You are here:Home-Resources-Counsel of Chalcedon Magazine-1991 Issue 6-Cross-Examination: The Unchanging Character of God's Law

Cross-Examination: The Unchanging Character of God's Law

Each month the "Cross-Examination" column presents a summary statement of a Reformed and Reconstructionist conviction in theology or ethics, and then offers brief answers to common questions, objections or confusions which people have about that belief. Send issues or questions you would like addressed by Dr. Bahnsen to the editor.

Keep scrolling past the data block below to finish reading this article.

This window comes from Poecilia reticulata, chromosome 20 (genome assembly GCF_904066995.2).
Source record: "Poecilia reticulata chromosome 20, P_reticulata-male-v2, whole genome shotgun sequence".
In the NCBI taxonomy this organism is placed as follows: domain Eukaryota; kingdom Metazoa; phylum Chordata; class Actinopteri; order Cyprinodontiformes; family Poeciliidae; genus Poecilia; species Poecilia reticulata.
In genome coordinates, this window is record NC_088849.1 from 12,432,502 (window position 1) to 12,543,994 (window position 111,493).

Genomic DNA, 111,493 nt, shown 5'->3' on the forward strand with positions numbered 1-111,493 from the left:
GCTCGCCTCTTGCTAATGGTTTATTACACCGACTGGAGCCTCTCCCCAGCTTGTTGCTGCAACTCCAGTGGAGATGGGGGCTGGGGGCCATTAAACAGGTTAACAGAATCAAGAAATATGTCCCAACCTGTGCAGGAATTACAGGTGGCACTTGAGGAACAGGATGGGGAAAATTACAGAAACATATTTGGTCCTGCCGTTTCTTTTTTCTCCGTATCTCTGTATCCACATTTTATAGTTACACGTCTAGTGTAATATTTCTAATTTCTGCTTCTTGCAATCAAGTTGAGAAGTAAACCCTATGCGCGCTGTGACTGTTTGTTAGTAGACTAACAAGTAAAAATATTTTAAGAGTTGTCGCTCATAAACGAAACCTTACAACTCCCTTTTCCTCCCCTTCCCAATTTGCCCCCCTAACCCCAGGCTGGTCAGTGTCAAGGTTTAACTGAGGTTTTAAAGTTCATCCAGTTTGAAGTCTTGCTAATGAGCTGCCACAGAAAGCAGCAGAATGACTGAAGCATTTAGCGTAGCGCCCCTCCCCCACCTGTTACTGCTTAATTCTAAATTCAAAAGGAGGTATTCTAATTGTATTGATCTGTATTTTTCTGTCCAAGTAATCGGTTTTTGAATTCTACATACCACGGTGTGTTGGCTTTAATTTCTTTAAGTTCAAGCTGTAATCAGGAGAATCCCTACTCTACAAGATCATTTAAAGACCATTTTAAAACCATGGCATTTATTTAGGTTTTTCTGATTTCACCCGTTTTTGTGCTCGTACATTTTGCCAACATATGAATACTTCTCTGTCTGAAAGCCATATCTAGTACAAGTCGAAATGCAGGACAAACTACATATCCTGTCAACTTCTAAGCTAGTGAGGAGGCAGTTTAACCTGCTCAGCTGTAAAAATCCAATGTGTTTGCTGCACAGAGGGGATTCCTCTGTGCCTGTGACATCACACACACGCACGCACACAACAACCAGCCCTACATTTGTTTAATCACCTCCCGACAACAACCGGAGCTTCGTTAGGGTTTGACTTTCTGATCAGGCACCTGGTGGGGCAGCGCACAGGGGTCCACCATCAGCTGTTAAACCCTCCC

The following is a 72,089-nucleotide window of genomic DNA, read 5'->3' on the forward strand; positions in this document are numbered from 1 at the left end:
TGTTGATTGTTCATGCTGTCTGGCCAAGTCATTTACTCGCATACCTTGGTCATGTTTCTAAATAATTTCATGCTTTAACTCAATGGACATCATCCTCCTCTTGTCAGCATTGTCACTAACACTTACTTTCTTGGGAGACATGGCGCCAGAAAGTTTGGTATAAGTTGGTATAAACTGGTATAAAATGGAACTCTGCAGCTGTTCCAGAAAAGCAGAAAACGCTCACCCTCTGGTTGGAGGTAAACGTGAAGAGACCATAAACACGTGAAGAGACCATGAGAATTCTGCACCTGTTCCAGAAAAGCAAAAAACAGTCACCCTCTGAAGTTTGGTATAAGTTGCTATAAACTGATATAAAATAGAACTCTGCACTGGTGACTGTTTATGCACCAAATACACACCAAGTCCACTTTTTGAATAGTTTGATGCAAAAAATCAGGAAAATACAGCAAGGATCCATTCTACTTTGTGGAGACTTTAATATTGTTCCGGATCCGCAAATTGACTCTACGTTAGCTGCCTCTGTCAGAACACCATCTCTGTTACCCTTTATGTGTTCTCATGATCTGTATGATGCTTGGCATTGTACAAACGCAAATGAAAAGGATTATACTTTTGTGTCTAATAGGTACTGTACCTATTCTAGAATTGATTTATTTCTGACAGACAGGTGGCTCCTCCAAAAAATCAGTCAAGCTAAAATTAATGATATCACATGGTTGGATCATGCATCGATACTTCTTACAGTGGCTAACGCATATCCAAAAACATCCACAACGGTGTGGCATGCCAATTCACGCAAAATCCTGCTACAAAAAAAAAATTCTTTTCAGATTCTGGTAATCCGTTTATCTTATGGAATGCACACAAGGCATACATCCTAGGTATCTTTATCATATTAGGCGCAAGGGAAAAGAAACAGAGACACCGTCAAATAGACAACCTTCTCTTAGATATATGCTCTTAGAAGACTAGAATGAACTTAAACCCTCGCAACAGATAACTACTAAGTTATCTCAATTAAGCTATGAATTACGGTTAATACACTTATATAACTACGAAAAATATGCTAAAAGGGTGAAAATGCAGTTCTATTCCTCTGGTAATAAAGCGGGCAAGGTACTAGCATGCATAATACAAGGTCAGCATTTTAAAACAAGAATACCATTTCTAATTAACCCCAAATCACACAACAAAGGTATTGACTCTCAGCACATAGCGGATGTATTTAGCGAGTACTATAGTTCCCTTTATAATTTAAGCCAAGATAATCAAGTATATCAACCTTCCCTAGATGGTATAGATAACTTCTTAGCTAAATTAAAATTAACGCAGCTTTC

Scripture teaches us that the standards of moral right and wrong are not arbitrary, changing, or relative to different times and places. Christianity maintains that there are ethical absolutes whose authority is not culturally or personally qualified. This outlook is diametrically at odds with the spirit of our age. The prevailing opinion is that every opinion in ethics and every value judgment must be relative to one's circumstances, chosen ends, desires or feelings. There are no universal and immutable principles of right and wrong, according to the popular thinking of our day. Thus everybody is free to do whatever they wish, and nobody has the right to tell them otherwise.